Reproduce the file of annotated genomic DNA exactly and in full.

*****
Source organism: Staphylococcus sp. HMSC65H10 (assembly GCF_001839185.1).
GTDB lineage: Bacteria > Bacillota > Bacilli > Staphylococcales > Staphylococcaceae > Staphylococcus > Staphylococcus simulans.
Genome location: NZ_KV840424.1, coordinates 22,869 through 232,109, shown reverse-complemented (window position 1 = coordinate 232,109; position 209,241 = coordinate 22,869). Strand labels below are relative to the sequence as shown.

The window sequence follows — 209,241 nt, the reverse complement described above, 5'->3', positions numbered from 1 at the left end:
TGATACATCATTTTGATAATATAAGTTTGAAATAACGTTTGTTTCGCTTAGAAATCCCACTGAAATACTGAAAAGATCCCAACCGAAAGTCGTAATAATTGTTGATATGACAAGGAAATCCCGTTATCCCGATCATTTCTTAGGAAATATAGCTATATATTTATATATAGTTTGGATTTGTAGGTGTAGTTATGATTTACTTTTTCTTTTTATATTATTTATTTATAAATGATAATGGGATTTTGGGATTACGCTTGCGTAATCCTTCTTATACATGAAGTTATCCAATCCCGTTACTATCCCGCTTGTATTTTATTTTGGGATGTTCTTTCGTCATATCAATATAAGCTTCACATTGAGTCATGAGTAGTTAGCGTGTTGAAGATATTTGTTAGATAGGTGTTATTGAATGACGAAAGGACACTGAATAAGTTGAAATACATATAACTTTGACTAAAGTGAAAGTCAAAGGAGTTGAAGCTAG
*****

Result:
Source organism: Staphylococcus sp. HMSC65H10 (assembly GCF_001839185.1).
GTDB lineage: Bacteria > Bacillota > Bacilli > Staphylococcales > Staphylococcaceae > Staphylococcus > Staphylococcus simulans.
Genome location: NZ_KV840424.1, coordinates 22,869 through 232,109, shown reverse-complemented (window position 1 = coordinate 232,109; position 209,241 = coordinate 22,869). Strand labels below are relative to the sequence as shown.

The window sequence follows — 209,241 nt, the reverse complement described above, 5'->3', positions numbered from 1 at the left end:
TGATACATCATTTTGATAATATAAGTTTGAAATAACGTTTGTTTCGCTTAGAAATCCCACTGAAATACTGAAAAGATCCCAACCGAAAGTCGTAATAATTGTTGATATGACAAGGAAATCCCGTTATCCCGATCATTTCTTAGGAAATATAGCTATATATTTATATATAGTTTGGATTTGTAGGTGTAGTTATGATTTACTTTTTCTTTTTATATTATTTATTTATAAATGATAATGGGATTTTGGGATTACGCTTGCGTAATCCTTCTTATACATGAAGTTATCCAATCCCGTTACTATCCCGCTTGTATTTTATTTTGGGATGTTCTTTCGTCATATCAATATAAGCTTCACATTGAGTCATGAGTAGTTAGCGTGTTGAAGATATTTGTTAGATAGGTGTTATTGAATGACGAAAGGACACTGAATAAGTTGAAATACATATAACTTTGACTAAAGTGAAAGTCAAAGGAGTTGAAGCTAG